Holidays at Hall

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Holidays at Hall

Amy Zazon and Jason Chan

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During the holidays, there are many different festivities celebrated all throughout Hall High School. We decided to interview students and ask them about their holiday experiences and see the differences and similarities between different students’ holiday lifestyles.

 

Diwali-Wednesday, November 7

Clay lamps are lit during Diwali

 

Samiksha, a senior at Hall High School, shares her Diwali holiday experiences with us. She says, “My family is Hindu, so we don’t really celebrate any holidays during the late fall or winter time. However, some of our major holidays like Diwali and Dashain, have just passed in late October and early November. The typical ‘holidays’ becomes a time for me to relax and hang out with friends. In the winter, we get a Christmas tree to get into the spirit and we play secret Santa within our family; There’s nothing big besides that though.” Even though she enjoys her relaxation time during breaks, she also admits that once she gets a job she plans on working during the holidays.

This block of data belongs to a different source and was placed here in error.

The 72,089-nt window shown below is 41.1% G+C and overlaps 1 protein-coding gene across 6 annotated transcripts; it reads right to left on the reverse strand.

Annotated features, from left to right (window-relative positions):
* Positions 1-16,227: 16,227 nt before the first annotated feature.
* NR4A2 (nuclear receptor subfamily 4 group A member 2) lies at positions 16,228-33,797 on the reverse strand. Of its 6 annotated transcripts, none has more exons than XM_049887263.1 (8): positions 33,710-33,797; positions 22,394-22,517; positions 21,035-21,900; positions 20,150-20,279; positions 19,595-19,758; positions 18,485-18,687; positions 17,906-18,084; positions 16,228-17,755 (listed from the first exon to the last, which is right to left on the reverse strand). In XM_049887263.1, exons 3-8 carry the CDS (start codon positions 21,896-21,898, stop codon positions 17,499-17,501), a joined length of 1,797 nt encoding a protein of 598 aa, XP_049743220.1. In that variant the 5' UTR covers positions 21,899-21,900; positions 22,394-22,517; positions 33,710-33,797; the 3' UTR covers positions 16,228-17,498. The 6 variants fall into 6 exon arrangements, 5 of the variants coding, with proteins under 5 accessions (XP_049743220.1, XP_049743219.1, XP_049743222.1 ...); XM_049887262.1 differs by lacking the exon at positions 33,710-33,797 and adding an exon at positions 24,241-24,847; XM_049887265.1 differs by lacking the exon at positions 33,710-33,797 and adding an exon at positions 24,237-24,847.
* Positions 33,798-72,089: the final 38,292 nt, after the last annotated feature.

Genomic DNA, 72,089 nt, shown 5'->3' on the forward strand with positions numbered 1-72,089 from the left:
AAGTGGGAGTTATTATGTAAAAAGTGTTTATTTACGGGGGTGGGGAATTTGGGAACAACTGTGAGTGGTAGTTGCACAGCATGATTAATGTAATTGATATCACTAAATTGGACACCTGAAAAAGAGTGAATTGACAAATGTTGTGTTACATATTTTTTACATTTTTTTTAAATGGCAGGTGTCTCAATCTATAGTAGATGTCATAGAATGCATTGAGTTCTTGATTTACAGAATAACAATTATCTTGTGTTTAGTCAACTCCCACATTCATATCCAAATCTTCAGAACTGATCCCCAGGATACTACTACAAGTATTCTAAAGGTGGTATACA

She explains to us that for every New Year’s celebration the people in her Nepali community divide up the responsibility to host a party. During these parties, she explains that the community eats and dances until around 2 am the next day. “This is the only holiday ‘experience’ I have.. there is literally nothing else that’s special,” she responds.

Next, she describes the different foods made during her holidays, which is usually of Nepali/Indian culture like the music played during these holidays. She even states, “Rice- my family can’t have a feast without rice.”